The inhibition of kinase enzymes has proven to be a valuable therapeutic approach for the treatment of various diseases (such as cancer, cellular metabolism and neurodegenerative disorders). Despite the large number of potent kinase inhibitors reported in the literature, many of these typically bind to multiple kinase targets and exhibit poor tissue selectivity, giving rise to undesired side effects. The idea of creating selective drugs has proven difficult, as once a drug is administered, there is very little control over when and where the drug is active within a biological system. The implementation of photopharmacology (the use of light to control the biological activity of a drug) into drug design and development could prove to be useful in developing molecular tools with improved tissue selectivity. Through the use of photocages, known drugs can be modified to be inactive. Only once administered to the cellular setting is the caged inhibitor exposed to a selected wavelength of light, liberating the active form of the drug at the desired target. This project focusses on the development of photocaged glycogen synthase kinase 3 (GSK-3) inhibitors through the introduction of fluorescent caging groups onto a key binding moiety. This project firstly entails the successful synthesis of a known GSK-3
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    Survey Study of Challenging and Mystical Experiences After Consuming Psilocybin Mushrooms in New Zealand
    (Auckland University of Technology, 2023) Zong, Zixuan (Jonathan)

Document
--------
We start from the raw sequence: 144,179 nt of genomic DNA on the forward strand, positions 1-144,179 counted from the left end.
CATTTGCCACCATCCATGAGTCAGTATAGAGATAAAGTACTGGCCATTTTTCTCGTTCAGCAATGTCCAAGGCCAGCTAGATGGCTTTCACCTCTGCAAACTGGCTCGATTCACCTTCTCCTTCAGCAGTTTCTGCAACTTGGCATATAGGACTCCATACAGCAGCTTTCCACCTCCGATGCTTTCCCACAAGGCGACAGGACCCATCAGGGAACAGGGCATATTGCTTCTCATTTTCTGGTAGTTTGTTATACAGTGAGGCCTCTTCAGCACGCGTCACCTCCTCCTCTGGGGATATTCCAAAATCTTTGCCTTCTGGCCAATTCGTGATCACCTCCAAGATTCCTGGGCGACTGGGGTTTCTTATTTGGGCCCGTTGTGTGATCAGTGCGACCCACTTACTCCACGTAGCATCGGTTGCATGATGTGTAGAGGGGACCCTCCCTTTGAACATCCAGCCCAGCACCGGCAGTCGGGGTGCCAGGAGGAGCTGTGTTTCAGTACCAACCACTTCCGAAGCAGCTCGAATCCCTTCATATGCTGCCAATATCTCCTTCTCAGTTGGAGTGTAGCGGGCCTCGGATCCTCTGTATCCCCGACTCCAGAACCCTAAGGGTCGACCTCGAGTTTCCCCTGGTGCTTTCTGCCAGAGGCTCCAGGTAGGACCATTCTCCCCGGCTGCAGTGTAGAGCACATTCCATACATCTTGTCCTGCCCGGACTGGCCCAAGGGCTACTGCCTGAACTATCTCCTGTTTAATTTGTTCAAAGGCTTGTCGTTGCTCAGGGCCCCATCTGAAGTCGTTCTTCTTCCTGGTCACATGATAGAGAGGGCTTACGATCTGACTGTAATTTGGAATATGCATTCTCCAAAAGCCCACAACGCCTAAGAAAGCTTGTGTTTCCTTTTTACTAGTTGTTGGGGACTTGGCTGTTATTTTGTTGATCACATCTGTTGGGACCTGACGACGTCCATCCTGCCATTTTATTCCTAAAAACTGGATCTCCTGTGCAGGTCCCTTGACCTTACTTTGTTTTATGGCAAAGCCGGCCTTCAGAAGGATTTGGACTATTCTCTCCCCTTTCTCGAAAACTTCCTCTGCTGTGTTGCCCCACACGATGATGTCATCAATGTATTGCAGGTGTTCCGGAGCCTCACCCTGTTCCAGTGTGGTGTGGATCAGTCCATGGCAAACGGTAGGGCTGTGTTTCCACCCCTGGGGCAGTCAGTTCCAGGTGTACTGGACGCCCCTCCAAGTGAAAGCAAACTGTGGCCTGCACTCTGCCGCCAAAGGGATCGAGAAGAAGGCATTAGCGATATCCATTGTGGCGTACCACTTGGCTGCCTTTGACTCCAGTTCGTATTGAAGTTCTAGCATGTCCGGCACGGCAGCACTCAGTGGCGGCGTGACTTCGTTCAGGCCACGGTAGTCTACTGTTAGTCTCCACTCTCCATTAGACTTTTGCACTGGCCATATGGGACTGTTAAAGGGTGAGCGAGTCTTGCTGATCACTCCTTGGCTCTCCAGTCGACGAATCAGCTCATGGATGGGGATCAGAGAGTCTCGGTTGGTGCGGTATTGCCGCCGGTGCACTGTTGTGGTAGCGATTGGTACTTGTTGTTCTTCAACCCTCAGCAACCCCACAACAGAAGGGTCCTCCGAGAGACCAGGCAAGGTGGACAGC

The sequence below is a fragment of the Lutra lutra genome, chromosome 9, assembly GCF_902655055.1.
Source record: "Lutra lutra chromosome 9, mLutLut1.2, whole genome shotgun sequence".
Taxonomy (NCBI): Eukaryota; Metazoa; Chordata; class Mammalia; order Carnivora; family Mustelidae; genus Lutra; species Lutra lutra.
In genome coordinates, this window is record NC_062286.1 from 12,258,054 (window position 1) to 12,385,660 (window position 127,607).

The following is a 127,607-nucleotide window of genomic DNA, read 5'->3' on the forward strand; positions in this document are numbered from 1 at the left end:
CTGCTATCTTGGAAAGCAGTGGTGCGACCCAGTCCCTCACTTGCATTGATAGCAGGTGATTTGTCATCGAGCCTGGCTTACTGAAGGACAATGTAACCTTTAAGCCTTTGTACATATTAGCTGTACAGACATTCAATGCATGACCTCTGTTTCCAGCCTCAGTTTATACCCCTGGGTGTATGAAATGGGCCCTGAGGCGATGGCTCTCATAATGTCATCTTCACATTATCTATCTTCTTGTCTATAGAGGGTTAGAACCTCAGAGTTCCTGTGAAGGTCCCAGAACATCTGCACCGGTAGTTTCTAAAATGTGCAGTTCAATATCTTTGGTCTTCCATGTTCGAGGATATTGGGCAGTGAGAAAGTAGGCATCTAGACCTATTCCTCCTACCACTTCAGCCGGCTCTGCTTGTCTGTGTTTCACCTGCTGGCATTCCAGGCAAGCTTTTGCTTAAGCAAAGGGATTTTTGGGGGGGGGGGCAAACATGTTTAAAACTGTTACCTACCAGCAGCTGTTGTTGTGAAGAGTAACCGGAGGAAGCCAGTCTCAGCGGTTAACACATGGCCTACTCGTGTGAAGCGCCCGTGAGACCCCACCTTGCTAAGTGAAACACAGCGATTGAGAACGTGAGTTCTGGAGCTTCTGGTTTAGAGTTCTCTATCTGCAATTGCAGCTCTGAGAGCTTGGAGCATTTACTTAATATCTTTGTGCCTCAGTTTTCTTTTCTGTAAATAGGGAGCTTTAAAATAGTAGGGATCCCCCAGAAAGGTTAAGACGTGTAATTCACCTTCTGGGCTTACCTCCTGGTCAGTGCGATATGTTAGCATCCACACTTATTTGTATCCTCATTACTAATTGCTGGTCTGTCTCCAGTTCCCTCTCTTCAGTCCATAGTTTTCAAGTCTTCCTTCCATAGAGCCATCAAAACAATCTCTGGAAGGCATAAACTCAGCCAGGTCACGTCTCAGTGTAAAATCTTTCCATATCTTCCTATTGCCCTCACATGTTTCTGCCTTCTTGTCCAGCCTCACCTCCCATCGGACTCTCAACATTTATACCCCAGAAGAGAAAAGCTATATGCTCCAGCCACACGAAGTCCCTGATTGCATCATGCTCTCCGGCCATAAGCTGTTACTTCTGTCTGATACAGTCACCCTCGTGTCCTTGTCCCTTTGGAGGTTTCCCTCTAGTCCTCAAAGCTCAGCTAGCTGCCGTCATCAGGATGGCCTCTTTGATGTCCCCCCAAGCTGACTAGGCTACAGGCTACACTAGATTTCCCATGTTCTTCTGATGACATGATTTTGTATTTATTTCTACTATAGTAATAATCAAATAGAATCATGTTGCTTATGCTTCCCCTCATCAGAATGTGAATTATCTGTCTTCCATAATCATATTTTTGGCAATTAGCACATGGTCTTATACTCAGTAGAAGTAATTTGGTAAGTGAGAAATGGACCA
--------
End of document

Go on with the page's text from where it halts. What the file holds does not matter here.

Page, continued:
Background: Psilocybin is a psychedelic substance which is contained within certain species of mushrooms. Research has identified that in addition to the acute psychedelic effects of psilocybin, there are longer-lasting consequences of psilocybin consumption, including change in personality, and reduction in depressive symptoms and substance use disorder. However, little research has investigated the acute and lasting effects of psilocybin consumption in the New Zealand population. Aim: The present study aims to explore the extent of mystical experiences, meaningfulness, spiritual significance, and enduring changes in wellbeing resulting from recreational psilocybin experiences, and how these factors are affected by difficult or challenging experiences. Method: A quantitative anonymous survey was distributed online by convenience sampling and was open between August 31, 2022 to November 5, 2022. 511 New Zealanders completed the survey. Participants completed the Mystical Experience Questionnaire 30 (MEQ30) and survey questions about the difficulty, meaningfulness, spiritual significance, and enduring changes to wellbeing as a result of the psilocybin experience. Participants could also provide open-ended written comments about their experience. Results: Participants reported high levels of mystical experiences (MEQ30 Total Average = 99.3), with 36.2% achieving Complete Mystical Experiences. High levels of meaningfulness, spiritual significance, enduring positive changes in wellbeing due to the psilocybin experience were also found, with a moderate number of participants having a challenging psilocybin experience. A Spearman’s rho correlation analysis showed significant positive correlations between all previously mentioned factors with a p < .001, except for the relationship between the estimated psilocybin dosage and enduring changes in wellbeing (p < .01), difficulty and enduring changes in wellbeing (p < .01), and between difficulty and positive mood (not significant). A slight difference was found between participants who achieved a Complete Mystical Experience, and those who did not. Conclusion: This study provided an initial insight into the recreational psilocybin experiences of people in New Zealand, looking at the relationship between psilocybin experiences, challenging or otherwise, and their impact on personal meaning, spiritual significance, and enduring changes in wellbeing. The findings are consistent with prior research, indicating that both mystical and challenging experiences of higher intensity are associated with greater increases in personal meaning, spiritual significance, and lasting improvements in wellbeing.